Ward Room
Covering Chicago's nine political influencers

Opinion: Video Looks a Lot Like Rauner’s "47%" Moment

Flip-flopping on minimum wage issue dents Rauner campaigns well-run image

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Opinion: Video Looks a Lot Like Rauner’s "47%" Moment

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Rauner Opens TV Ads to a Vote

The Republican Gubenatorial Candidate talks with Mary Ann Ahern about his next campaign move, the pension reform bill signed by Pat Quinn, how he feels about unions and about all those housese he owns. Take a listen.

Rauner Flip Flops on Minimum Wage Idea

Bruce Rauner found himself in the middle of a firestorm of his own making Wednesday. MaryAnn Ahern reports.
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Oh, Bruce. I’m so disappointed in you.

I mean, you had such a good thing going. For the first time in a long time in Illinois, someone was running a Republican campaign for governor that was firing on all cylinders and racing for the finish line.

We hadn’t seen such a thing around these parts for quite a while. And it was something that many people realized they were hungering for: a smart, tough, no-nonsense kind of guy who was going to take it to Springfield and all of its special interests and really show them who was boss.

You certainly looked the part, with your Carhartt jackets and your $20 watch and your “Hammer and Shake” commercials. And you sounded it, too, with your talk about “union bosses” and entrenched interests in Springfield, and your push to kick everybody out of office once they’d served eight years.

Who cared, really, that you were a multi-millionaire many times over? Or that your fundraising base was made up in large part of wealthy donors like yourself? Or that your answer to the state’s pension problems was to give all the money to Wall Street types?

What mattered was that you said the state needed to be run like a business, and you were, well, a very successful businessman. And, if there was one thing a smart businessman knows, it’s how much his workers are worth, and how much they should be paid, right?

Oops. That’s where we went off the rails, isn't it?

First, you said you wanted to roll back the state’s minimum wage—the lowest possible amount an employer can pay a worker for any kind of job—by a dollar, from $8.25 to the national wage of $7.25. Then, when people got a bit upset, you said you were misunderstood and, what the hey—you were in fact for raising the state’s minimum wage, maybe even all the way up to $10.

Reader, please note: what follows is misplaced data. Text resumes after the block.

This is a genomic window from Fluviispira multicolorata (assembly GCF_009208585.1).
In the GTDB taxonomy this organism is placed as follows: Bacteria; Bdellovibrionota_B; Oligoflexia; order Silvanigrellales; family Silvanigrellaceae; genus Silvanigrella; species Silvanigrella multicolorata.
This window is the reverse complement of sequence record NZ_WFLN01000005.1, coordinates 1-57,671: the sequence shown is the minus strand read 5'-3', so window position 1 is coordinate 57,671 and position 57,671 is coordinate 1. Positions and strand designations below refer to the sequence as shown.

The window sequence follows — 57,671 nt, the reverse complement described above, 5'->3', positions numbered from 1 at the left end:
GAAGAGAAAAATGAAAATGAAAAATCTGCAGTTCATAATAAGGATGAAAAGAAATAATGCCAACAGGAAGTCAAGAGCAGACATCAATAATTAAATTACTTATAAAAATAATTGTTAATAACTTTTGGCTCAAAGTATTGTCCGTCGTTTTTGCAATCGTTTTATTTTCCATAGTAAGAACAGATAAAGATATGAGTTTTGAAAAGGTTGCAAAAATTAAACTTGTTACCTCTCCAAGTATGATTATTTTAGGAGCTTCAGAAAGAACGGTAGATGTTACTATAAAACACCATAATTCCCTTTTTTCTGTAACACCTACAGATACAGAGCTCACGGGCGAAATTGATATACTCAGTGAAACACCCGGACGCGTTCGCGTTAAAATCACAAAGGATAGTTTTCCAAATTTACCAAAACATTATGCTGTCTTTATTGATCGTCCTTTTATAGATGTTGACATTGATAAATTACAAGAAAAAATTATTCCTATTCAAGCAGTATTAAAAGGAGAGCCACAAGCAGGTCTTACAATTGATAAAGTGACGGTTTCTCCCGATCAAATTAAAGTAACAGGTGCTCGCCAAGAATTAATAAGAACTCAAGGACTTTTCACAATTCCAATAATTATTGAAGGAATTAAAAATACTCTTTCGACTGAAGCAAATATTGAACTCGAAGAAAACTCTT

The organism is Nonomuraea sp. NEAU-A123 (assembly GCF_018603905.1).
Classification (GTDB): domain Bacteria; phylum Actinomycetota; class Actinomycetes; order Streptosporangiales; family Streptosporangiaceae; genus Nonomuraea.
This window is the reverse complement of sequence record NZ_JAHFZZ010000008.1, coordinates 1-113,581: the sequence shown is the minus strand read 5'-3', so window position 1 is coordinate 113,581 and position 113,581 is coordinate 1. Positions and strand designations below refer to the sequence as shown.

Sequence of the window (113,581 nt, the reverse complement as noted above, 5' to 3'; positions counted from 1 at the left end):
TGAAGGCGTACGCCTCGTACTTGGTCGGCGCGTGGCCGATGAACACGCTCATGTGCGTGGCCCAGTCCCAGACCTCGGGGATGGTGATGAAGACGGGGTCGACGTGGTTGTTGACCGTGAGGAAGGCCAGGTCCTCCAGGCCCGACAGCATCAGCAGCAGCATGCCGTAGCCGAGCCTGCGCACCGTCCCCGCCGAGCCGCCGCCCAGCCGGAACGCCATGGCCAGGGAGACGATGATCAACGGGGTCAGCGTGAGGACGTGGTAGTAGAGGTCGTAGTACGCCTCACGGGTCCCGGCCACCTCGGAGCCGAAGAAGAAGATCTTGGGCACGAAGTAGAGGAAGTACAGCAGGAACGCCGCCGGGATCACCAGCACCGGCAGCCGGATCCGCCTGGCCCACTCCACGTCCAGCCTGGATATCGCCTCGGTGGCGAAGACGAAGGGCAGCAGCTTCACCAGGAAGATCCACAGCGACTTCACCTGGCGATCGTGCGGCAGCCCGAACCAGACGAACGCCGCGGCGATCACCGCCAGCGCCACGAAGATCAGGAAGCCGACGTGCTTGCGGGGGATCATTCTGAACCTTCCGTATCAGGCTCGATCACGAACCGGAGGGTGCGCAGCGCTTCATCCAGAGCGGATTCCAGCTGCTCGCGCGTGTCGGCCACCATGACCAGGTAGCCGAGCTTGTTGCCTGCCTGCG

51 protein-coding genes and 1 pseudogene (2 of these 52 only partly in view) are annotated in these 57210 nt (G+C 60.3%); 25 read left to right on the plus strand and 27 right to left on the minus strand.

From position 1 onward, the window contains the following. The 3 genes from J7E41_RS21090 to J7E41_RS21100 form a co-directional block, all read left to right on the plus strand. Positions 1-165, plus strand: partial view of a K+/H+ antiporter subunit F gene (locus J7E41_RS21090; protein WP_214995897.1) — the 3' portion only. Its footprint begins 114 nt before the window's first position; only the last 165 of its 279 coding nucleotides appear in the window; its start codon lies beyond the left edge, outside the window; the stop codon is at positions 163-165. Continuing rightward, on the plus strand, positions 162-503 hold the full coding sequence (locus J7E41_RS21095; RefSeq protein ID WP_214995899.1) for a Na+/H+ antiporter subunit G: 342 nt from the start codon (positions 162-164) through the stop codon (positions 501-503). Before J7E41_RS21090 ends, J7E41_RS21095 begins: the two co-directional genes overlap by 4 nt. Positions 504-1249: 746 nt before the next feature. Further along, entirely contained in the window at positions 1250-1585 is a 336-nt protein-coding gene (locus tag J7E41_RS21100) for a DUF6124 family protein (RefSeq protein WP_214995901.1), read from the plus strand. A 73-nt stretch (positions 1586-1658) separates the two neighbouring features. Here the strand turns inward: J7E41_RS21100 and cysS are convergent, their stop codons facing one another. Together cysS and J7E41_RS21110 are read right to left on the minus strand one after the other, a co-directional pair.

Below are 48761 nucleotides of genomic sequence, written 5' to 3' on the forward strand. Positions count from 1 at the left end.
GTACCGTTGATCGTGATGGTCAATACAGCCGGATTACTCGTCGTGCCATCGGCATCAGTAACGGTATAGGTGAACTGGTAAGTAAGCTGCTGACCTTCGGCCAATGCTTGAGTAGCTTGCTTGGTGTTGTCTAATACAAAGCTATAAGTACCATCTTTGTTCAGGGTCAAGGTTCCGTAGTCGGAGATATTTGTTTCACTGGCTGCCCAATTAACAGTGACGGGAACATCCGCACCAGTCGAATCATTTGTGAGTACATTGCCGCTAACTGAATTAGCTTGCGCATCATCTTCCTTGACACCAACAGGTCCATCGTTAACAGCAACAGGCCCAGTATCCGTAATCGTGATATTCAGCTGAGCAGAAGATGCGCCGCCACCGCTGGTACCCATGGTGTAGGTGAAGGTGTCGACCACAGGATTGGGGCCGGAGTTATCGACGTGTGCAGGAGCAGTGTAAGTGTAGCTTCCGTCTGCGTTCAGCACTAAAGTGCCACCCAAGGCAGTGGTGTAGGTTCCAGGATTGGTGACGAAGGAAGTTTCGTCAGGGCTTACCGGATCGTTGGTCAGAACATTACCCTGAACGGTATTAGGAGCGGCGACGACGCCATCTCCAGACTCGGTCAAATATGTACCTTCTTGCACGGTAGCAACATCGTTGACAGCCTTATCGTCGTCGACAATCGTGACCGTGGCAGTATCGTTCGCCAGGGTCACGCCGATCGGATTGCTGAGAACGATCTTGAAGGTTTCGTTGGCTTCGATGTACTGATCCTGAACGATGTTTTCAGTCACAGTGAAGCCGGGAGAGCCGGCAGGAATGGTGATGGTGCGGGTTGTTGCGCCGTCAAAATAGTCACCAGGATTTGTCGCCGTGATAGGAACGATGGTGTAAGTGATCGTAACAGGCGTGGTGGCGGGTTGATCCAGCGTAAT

Which was bad enough but maybe something your many admirers could have overlooked.

Of course, it’s 2014, and, well, Mitt Romney. You must have known someone out there had a video of you in September saying you were “adamantly, adamantly” opposed to raising the minimum wage. And that it would come out and make you look like a flip-flopper, or, worse, a craven political opportunist.

Which it absolutely did.

So, here’s the problem: it’s not a question about whether you are for or against raising the minimum wage, Bruce.

Anyone with a political pulse understands you are hardly a friend to the working men and women of Illinois, and that if you could, you’d slash the state’s minimum wage as low as it could go the minute you got into office.

No, that’s not the problem. The problem is that it’s very difficult to run a political campaign for higher office as a tough, outside truth teller if you get caught well, not telling the truth.

Even worse, such a gaffe—and your tortured attempts to explain it away and “clarify” your position—only opens you up to ridicule.

Because, just like Mitt Romeny’s infamous “47 percent” video where the Republican presidential candidate basically said half the country were moochers only looking for a free handout, once a video like that pops up, it’s damn hard to ever make it go away in the minds of voters.

That’s the kind of thing that’s hard to take, Bruce. That’s the kind of thing that disappoints me.

I was really enjoying the spectacle of a well-run Republican campaign for governor in Illinois.

Plus, I thought the Carharrt jacket and $20 watch thing was kind of cute.
 

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